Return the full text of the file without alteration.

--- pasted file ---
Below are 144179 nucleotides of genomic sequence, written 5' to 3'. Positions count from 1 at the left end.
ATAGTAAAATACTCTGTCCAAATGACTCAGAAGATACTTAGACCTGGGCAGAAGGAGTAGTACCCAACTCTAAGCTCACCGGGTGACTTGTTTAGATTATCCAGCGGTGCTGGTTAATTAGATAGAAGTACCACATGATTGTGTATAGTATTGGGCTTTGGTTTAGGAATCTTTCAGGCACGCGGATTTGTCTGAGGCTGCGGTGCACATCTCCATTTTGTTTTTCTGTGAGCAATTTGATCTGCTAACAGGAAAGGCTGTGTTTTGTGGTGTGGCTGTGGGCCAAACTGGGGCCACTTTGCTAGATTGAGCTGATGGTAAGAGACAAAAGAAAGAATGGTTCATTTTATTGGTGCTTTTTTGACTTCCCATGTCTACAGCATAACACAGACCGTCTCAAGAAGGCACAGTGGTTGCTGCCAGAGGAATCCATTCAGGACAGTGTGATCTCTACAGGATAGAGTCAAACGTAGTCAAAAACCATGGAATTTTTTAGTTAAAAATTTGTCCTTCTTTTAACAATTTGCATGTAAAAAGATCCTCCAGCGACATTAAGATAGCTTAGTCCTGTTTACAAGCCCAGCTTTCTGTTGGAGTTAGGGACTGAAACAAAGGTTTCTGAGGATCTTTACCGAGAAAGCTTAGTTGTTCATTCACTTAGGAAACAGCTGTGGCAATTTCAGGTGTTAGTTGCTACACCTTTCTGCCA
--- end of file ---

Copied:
Below are 144179 nucleotides of genomic sequence, written 5' to 3'. Positions count from 1 at the left end.
ATAGTAAAATACTCTGTCCAAATGACTCAGAAGATACTTAGACCTGGGCAGAAGGAGTAGTACCCAACTCTAAGCTCACCGGGTGACTTGTTTAGATTATCCAGCGGTGCTGGTTAATTAGATAGAAGTACCACATGATTGTGTATAGTATTGGGCTTTGGTTTAGGAATCTTTCAGGCACGCGGATTTGTCTGAGGCTGCGGTGCACATCTCCATTTTGTTTTTCTGTGAGCAATTTGATCTGCTAACAGGAAAGGCTGTGTTTTGTGGTGTGGCTGTGGGCCAAACTGGGGCCACTTTGCTAGATTGAGCTGATGGTAAGAGACAAAAGAAAGAATGGTTCATTTTATTGGTGCTTTTTTGACTTCCCATGTCTACAGCATAACACAGACCGTCTCAAGAAGGCACAGTGGTTGCTGCCAGAGGAATCCATTCAGGACAGTGTGATCTCTACAGGATAGAGTCAAACGTAGTCAAAAACCATGGAATTTTTTAGTTAAAAATTTGTCCTTCTTTTAACAATTTGCATGTAAAAAGATCCTCCAGCGACATTAAGATAGCTTAGTCCTGTTTACAAGCCCAGCTTTCTGTTGGAGTTAGGGACTGAAACAAAGGTTTCTGAGGATCTTTACCGAGAAAGCTTAGTTGTTCATTCACTTAGGAAACAGCTGTGGCAATTTCAGGTGTTAGTTGCTACACCTTTCTGCCA